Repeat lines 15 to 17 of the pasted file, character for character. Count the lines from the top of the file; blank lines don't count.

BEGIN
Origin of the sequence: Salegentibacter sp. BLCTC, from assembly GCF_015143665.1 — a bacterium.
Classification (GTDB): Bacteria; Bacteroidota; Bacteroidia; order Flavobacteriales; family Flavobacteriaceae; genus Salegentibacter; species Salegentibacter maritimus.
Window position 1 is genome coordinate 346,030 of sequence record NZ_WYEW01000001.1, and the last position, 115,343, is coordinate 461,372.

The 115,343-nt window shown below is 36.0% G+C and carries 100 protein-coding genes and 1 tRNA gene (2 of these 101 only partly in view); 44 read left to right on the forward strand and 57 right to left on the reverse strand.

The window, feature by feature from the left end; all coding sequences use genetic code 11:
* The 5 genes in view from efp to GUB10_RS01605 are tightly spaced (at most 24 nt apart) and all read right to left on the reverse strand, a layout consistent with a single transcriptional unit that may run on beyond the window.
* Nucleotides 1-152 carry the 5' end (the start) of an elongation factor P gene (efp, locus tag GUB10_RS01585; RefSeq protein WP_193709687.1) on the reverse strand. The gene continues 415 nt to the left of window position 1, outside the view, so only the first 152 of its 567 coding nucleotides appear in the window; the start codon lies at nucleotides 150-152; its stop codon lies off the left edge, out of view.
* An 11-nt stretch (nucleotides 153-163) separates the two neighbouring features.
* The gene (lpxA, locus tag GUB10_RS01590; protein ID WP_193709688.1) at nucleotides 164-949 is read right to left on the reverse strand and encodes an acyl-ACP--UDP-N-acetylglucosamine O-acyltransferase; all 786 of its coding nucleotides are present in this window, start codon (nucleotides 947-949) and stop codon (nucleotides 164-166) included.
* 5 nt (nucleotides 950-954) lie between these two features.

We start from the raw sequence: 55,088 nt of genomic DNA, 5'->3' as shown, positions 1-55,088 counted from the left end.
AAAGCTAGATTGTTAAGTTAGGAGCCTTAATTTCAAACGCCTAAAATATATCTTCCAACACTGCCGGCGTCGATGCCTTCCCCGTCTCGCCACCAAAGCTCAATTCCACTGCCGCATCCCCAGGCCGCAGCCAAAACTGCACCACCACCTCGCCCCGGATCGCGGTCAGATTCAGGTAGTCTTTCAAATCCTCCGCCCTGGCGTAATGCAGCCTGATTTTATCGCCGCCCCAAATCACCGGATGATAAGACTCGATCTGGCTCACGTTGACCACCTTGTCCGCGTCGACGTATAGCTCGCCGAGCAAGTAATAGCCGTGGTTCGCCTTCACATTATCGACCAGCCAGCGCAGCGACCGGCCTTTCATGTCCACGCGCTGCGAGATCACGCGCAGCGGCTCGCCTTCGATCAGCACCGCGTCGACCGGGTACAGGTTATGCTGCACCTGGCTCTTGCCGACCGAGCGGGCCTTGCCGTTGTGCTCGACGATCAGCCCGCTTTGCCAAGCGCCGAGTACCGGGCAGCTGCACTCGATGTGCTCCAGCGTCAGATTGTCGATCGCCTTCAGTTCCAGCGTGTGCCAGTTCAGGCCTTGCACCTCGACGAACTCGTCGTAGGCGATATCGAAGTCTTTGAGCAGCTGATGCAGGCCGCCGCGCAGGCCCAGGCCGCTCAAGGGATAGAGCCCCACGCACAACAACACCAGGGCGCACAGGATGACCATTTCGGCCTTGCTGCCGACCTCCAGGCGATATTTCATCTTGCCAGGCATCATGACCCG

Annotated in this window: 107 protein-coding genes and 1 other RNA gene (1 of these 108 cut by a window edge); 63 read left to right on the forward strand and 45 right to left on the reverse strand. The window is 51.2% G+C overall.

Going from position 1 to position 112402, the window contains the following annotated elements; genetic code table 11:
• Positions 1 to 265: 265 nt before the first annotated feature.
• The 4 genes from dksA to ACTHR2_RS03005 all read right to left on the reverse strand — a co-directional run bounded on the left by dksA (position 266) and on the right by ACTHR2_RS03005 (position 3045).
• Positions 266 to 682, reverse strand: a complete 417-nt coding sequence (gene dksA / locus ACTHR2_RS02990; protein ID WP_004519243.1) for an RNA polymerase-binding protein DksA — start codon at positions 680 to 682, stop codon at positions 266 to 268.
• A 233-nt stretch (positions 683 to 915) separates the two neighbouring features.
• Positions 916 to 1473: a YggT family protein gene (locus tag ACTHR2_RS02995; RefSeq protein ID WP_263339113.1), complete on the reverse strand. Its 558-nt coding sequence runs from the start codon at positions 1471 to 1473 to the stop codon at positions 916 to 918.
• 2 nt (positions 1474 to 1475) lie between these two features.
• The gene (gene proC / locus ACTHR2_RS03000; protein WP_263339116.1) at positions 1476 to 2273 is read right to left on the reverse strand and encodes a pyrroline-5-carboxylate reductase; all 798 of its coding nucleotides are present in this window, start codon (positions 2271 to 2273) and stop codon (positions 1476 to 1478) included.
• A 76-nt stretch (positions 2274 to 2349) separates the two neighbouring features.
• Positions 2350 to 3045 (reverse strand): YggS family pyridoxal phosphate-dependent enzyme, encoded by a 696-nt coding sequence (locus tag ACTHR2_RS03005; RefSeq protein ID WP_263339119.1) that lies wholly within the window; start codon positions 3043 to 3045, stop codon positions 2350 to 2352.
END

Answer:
• Positions 1 to 265: 265 nt before the first annotated feature.
• The 4 genes from dksA to ACTHR2_RS03005 all read right to left on the reverse strand — a co-directional run bounded on the left by dksA (position 266) and on the right by ACTHR2_RS03005 (position 3045).
• Positions 266 to 682, reverse strand: a complete 417-nt coding sequence (gene dksA / locus ACTHR2_RS02990; protein ID WP_004519243.1) for an RNA polymerase-binding protein DksA — start codon at positions 680 to 682, stop codon at positions 266 to 268.